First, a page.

SWEET I have to admit, but for the contrived coincidences in this play, I thought it was well-written and well-directed by Rachel Goldberg I didn’t particularly care for Evelyn’s excessive crudeness in the early scenes, but for the most part, the dialogue went well and the story brought into focus the importance of early detection [...]
BITTERSWEET Ruhl’s offbeat comedy keeps the play from becoming too syrupy, but it also keeps audiences at an emotional distance from the themes she explores. The stones (played by Leonard Zanders, Luaren Birriel, and Raymond Lee) all serve as a greek chorus strictly for comedic relief but only interact with the characters as echoes of [...]
“It is clear, therefore, that the choice of object must emanate from a corresponding vibration in the human soul.” – Wassily Kandinsky
Ever since I heard those words uttered in John Guare’s masterpiece “Six Degrees of Separation” they have haunted my every attempt at writing something new. I was in the original Broadway production of the play at the Lincoln Center many moons ago and that production was my Theatre University. The Best Writing, Best Directing, Best [...]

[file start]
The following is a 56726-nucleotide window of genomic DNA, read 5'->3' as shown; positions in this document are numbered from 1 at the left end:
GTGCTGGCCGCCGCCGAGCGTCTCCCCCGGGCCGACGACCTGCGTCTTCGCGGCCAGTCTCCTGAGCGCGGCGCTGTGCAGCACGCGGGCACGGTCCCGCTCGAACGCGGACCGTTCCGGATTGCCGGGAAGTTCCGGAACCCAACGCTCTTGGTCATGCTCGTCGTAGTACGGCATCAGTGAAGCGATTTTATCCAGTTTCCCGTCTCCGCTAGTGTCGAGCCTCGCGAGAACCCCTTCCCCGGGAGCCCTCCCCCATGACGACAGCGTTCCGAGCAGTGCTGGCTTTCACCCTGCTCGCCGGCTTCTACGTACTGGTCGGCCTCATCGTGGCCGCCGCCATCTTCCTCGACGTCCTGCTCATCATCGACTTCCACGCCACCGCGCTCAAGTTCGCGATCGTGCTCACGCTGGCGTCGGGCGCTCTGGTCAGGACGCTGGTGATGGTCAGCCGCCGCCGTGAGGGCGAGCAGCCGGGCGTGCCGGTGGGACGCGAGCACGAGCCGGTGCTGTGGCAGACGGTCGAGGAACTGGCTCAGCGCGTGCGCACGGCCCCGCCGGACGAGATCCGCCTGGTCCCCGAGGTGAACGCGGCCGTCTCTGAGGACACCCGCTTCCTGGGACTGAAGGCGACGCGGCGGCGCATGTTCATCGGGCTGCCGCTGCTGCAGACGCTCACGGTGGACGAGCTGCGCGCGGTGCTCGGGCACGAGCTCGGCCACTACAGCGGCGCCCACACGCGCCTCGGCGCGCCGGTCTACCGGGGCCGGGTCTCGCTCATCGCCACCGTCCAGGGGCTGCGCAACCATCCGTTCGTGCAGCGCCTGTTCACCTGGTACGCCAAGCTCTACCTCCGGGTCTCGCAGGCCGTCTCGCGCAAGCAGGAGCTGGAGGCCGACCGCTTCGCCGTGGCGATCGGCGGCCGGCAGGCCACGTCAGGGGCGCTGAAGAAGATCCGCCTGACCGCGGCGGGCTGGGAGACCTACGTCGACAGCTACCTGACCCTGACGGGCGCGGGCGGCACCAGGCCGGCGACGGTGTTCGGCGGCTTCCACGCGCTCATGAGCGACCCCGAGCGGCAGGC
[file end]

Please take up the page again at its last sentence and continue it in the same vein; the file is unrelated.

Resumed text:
SWEET Doomsday Kiss at Bootleg Theater The end of the world. Endlessly fascinating, isn’t it? Or rather, pondering possibilities about how and when and if. In Doomsday Kiss, an evening of short plays exploring civilization’s last hurrah, the if and the when (that is, now) are a given. It’s the stuff surrounding how that provides [...]
SWEET A musical about a drought feels appropriate as we enter the parched months of summer. Chance Theater’s production of “The Girl, the Grouch and the Goat” tells the story of an ancient Greek town where the lack of rain has turned the inhabitants against each other in a comic war for water. This piece [...]
No, not the poseur palace night spot that resides downtown. I’m talking about the Los Angeles Theatre Standard. Do we have one? How does the theatre community at large look upon us from the outside? That’s right, I’m gonna keep harping on this until I get some satisfaction. So here’s what I’m going to to [...]
The Susan Boyle phenomenon from another perspective. Sometimes what the mind imagines and what the heart yearns for intersect and become reality. This is what happens to us when it does. Enjoy.